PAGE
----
aurealis_6

Aurealis #6

$6.00

Category: .
  • Editorial – Dirk Strasser
  • Light Bodies Falling – Sean Williams
  • Next Of Kin – Shane Dix
  • La Luna – David Tansey
  • Where the Cold Wind Blows – James Milton
  • All the Fires of Lebanon – Simon Brown
  • Water – Stephen Higgins
  • Long Live the King – Michael Pryor
  • Lady of the Night – Jane Meredith
  • The Science Fiction Hall of Fame: Cosmo Tucker
  • Cover illustration – Robert Paes

John W Campbell had an easy solution to the vexed question of the definition of science fiction. He once said, "Science fiction stories are whatever science fiction editors buy." While it is probably more accurate nowadays to say science fiction is whatever SF book publishers choose to place under their SF label, there is still an element of truth to the Campbell definition.

Which brings me to some of the recent comments regarding Jodie Kewley's story, "The Tree", which appeared in issue two of Aurealis. "Search as I may," wrote Paul Forno in our letter column in issue five, "I cannot find a link with the sf/fantasy theme of the magazine. I feel the story is more appropriate to Reader's Digest or Woman's Weekly." And he hasn't been the only one to comment.

Perhaps "The Tree" may not at one time have made it into the pages of an SF magazine, but clearly speculative fiction is organic. Stories, like Jodie Kewley's, which have a magic realist flavour are now appearing in all sorts of unexpected places.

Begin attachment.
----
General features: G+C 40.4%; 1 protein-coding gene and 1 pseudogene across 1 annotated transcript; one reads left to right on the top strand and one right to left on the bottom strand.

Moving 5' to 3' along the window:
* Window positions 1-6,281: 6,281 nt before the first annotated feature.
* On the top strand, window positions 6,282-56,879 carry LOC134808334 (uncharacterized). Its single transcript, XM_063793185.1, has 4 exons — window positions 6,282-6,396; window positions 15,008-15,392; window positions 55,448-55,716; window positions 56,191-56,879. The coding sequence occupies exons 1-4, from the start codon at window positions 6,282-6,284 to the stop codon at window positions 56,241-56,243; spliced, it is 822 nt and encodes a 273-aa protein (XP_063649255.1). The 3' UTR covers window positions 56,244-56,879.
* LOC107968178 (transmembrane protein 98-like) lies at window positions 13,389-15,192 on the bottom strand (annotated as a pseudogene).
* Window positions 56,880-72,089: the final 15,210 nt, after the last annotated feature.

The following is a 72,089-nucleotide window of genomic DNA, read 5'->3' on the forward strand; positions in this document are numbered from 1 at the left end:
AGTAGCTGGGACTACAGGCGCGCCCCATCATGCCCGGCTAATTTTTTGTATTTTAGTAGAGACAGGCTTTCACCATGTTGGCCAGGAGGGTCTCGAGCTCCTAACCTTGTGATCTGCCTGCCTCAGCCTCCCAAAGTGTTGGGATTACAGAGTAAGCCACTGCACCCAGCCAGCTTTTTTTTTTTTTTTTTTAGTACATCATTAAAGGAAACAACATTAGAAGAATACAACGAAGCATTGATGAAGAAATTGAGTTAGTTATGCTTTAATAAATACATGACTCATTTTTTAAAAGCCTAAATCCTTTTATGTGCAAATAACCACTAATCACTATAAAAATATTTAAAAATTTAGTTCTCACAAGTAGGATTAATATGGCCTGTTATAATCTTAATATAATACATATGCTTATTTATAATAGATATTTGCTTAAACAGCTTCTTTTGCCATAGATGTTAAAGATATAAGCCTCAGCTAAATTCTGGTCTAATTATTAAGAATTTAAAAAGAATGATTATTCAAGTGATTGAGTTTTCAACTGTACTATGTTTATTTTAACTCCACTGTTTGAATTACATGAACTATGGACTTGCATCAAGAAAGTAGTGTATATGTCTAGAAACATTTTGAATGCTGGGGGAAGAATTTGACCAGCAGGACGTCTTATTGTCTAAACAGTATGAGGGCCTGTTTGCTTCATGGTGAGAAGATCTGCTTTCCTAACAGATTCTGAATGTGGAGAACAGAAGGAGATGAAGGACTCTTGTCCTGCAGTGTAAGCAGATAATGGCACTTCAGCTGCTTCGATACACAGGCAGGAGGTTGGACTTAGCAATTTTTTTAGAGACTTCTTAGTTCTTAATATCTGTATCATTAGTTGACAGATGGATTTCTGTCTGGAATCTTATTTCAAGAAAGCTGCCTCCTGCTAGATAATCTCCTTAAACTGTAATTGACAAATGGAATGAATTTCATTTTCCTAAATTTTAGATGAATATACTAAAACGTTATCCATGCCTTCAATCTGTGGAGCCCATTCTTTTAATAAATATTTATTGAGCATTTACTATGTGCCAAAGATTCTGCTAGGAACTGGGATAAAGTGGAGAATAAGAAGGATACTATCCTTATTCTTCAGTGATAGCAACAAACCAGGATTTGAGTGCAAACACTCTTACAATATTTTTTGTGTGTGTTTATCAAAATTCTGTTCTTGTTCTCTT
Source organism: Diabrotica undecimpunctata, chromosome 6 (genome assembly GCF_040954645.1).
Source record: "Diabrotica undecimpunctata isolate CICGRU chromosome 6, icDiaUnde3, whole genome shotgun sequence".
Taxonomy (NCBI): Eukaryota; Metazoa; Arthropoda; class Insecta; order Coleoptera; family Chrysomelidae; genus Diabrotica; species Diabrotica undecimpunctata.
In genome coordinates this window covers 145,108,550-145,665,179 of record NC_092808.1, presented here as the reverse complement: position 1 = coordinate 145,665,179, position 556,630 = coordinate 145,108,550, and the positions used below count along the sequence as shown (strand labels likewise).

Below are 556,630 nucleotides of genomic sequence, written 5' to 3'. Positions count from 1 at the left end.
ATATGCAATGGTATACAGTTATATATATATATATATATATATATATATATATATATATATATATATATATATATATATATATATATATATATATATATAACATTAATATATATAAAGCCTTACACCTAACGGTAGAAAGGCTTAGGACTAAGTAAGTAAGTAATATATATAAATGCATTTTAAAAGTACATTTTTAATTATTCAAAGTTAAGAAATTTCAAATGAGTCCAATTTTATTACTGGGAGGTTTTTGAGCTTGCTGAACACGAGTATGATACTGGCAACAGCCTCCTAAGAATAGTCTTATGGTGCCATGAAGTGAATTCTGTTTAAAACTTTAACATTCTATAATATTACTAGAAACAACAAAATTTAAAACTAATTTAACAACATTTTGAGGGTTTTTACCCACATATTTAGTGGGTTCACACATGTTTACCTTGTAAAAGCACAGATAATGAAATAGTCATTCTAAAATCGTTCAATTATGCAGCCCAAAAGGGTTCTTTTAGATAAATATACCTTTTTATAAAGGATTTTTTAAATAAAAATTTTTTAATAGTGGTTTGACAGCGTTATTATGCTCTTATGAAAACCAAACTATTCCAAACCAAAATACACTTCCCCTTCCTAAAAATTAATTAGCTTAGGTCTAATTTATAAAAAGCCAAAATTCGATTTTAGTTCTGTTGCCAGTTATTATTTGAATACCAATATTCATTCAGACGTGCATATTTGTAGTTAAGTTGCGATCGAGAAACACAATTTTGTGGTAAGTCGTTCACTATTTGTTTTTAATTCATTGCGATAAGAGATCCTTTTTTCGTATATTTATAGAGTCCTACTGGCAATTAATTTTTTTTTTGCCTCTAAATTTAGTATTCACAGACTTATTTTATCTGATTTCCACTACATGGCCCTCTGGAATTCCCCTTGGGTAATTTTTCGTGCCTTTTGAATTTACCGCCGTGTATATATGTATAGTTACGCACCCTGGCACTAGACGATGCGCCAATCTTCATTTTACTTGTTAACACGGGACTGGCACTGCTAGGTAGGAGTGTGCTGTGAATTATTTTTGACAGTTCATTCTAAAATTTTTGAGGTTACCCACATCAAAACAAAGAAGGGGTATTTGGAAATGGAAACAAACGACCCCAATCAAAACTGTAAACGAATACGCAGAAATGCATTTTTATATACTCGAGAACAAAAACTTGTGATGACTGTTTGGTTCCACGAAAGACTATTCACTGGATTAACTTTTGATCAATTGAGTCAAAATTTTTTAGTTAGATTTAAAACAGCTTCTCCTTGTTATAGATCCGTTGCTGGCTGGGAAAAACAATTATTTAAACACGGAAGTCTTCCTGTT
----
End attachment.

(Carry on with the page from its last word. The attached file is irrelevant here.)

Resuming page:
Perhaps SF itself is a huge tree which we could trim and cut back if we wanted to, but which some of us choose to allow to grow unhindered, to see what direction its growth will take.

Magic realism is raining down on speculative fiction, and who are we to mop it up before it nourishes the roots. In the drizzle it becomes more difficult to find boundaries — not only between SF and mainstream literature, but also between the Spanish-speaking and the English-speaking literary worlds. Let's accept it, and use it to enrich our genre.

Why can't Peter Carey be embraced by both the SF and the mainstream community in Australia? Why can't a story be suitable for both Aurealis and Australian Short Stories?